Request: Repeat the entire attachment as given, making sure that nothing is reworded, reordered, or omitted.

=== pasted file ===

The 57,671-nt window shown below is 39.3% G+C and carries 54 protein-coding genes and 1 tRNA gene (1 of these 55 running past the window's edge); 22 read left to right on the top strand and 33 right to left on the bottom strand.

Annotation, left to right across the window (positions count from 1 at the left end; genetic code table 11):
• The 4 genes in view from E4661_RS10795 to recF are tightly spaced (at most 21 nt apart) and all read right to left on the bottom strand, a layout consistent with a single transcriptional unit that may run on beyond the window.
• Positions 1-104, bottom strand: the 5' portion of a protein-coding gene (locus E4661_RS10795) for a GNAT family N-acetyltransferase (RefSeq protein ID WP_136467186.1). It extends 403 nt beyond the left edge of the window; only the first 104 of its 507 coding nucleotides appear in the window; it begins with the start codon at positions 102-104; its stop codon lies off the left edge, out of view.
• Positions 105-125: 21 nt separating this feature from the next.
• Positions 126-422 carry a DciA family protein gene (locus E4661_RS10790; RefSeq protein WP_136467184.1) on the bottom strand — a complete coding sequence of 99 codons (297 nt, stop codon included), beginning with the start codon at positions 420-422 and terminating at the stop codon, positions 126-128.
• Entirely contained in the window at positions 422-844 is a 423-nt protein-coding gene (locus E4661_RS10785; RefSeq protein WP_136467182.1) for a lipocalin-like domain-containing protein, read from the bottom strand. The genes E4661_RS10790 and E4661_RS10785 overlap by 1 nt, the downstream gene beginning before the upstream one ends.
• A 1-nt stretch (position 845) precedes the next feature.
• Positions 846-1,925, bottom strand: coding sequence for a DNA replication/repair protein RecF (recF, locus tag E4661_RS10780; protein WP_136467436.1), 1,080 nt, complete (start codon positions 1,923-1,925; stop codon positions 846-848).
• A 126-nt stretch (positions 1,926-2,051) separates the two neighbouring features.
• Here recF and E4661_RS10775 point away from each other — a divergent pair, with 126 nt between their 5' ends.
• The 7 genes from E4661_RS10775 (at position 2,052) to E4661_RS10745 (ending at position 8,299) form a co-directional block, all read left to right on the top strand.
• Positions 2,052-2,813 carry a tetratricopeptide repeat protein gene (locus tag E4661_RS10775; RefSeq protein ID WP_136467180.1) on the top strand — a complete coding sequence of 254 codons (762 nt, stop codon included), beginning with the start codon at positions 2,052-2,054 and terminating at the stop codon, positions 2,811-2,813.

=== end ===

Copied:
The 57,671-nt window shown below is 39.3% G+C and carries 54 protein-coding genes and 1 tRNA gene (1 of these 55 running past the window's edge); 22 read left to right on the top strand and 33 right to left on the bottom strand.

Annotation, left to right across the window (positions count from 1 at the left end; genetic code table 11):
• The 4 genes in view from E4661_RS10795 to recF are tightly spaced (at most 21 nt apart) and all read right to left on the bottom strand, a layout consistent with a single transcriptional unit that may run on beyond the window.
• Positions 1-104, bottom strand: the 5' portion of a protein-coding gene (locus E4661_RS10795) for a GNAT family N-acetyltransferase (RefSeq protein ID WP_136467186.1). It extends 403 nt beyond the left edge of the window; only the first 104 of its 507 coding nucleotides appear in the window; it begins with the start codon at positions 102-104; its stop codon lies off the left edge, out of view.
• Positions 105-125: 21 nt separating this feature from the next.
• Positions 126-422 carry a DciA family protein gene (locus E4661_RS10790; RefSeq protein WP_136467184.1) on the bottom strand — a complete coding sequence of 99 codons (297 nt, stop codon included), beginning with the start codon at positions 420-422 and terminating at the stop codon, positions 126-128.
• Entirely contained in the window at positions 422-844 is a 423-nt protein-coding gene (locus E4661_RS10785; RefSeq protein WP_136467182.1) for a lipocalin-like domain-containing protein, read from the bottom strand. The genes E4661_RS10790 and E4661_RS10785 overlap by 1 nt, the downstream gene beginning before the upstream one ends.
• A 1-nt stretch (position 845) precedes the next feature.
• Positions 846-1,925, bottom strand: coding sequence for a DNA replication/repair protein RecF (recF, locus tag E4661_RS10780; protein WP_136467436.1), 1,080 nt, complete (start codon positions 1,923-1,925; stop codon positions 846-848).
• A 126-nt stretch (positions 1,926-2,051) separates the two neighbouring features.
• Here recF and E4661_RS10775 point away from each other — a divergent pair, with 126 nt between their 5' ends.
• The 7 genes from E4661_RS10775 (at position 2,052) to E4661_RS10745 (ending at position 8,299) form a co-directional block, all read left to right on the top strand.
• Positions 2,052-2,813 carry a tetratricopeptide repeat protein gene (locus tag E4661_RS10775; RefSeq protein ID WP_136467180.1) on the top strand — a complete coding sequence of 254 codons (762 nt, stop codon included), beginning with the start codon at positions 2,052-2,054 and terminating at the stop codon, positions 2,811-2,813.